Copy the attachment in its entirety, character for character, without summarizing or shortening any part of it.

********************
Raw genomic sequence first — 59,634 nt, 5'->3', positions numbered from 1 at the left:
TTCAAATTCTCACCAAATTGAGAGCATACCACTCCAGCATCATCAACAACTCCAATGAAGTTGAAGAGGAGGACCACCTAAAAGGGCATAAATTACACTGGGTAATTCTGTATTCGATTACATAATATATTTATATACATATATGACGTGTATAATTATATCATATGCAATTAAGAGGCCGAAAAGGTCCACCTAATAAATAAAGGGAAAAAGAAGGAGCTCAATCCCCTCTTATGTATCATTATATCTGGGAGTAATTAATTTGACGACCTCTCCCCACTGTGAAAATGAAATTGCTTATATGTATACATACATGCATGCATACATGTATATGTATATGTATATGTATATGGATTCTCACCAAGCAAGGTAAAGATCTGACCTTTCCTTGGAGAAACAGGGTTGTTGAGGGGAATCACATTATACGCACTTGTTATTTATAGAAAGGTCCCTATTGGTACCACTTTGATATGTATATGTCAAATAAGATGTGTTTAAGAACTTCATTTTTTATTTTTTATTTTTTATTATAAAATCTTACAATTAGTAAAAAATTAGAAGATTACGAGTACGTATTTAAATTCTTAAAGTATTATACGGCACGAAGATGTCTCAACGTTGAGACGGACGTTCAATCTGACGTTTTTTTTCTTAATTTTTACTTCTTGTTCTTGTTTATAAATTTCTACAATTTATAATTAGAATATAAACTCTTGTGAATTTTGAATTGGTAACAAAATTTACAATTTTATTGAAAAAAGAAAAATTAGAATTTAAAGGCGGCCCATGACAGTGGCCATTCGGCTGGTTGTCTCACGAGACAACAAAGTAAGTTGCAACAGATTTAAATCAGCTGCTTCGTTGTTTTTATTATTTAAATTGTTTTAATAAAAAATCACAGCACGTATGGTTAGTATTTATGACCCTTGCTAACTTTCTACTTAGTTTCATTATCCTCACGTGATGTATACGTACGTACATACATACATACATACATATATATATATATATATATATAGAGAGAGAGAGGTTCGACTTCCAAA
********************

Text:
Raw genomic sequence first — 59,634 nt, 5'->3', positions numbered from 1 at the left:
TTCAAATTCTCACCAAATTGAGAGCATACCACTCCAGCATCATCAACAACTCCAATGAAGTTGAAGAGGAGGACCACCTAAAAGGGCATAAATTACACTGGGTAATTCTGTATTCGATTACATAATATATTTATATACATATATGACGTGTATAATTATATCATATGCAATTAAGAGGCCGAAAAGGTCCACCTAATAAATAAAGGGAAAAAGAAGGAGCTCAATCCCCTCTTATGTATCATTATATCTGGGAGTAATTAATTTGACGACCTCTCCCCACTGTGAAAATGAAATTGCTTATATGTATACATACATGCATGCATACATGTATATGTATATGTATATGTATATGGATTCTCACCAAGCAAGGTAAAGATCTGACCTTTCCTTGGAGAAACAGGGTTGTTGAGGGGAATCACATTATACGCACTTGTTATTTATAGAAAGGTCCCTATTGGTACCACTTTGATATGTATATGTCAAATAAGATGTGTTTAAGAACTTCATTTTTTATTTTTTATTTTTTATTATAAAATCTTACAATTAGTAAAAAATTAGAAGATTACGAGTACGTATTTAAATTCTTAAAGTATTATACGGCACGAAGATGTCTCAACGTTGAGACGGACGTTCAATCTGACGTTTTTTTTCTTAATTTTTACTTCTTGTTCTTGTTTATAAATTTCTACAATTTATAATTAGAATATAAACTCTTGTGAATTTTGAATTGGTAACAAAATTTACAATTTTATTGAAAAAAGAAAAATTAGAATTTAAAGGCGGCCCATGACAGTGGCCATTCGGCTGGTTGTCTCACGAGACAACAAAGTAAGTTGCAACAGATTTAAATCAGCTGCTTCGTTGTTTTTATTATTTAAATTGTTTTAATAAAAAATCACAGCACGTATGGTTAGTATTTATGACCCTTGCTAACTTTCTACTTAGTTTCATTATCCTCACGTGATGTATACGTACGTACATACATACATACATACATATATATATATATATATATATAGAGAGAGAGAGGTTCGACTTCCAAA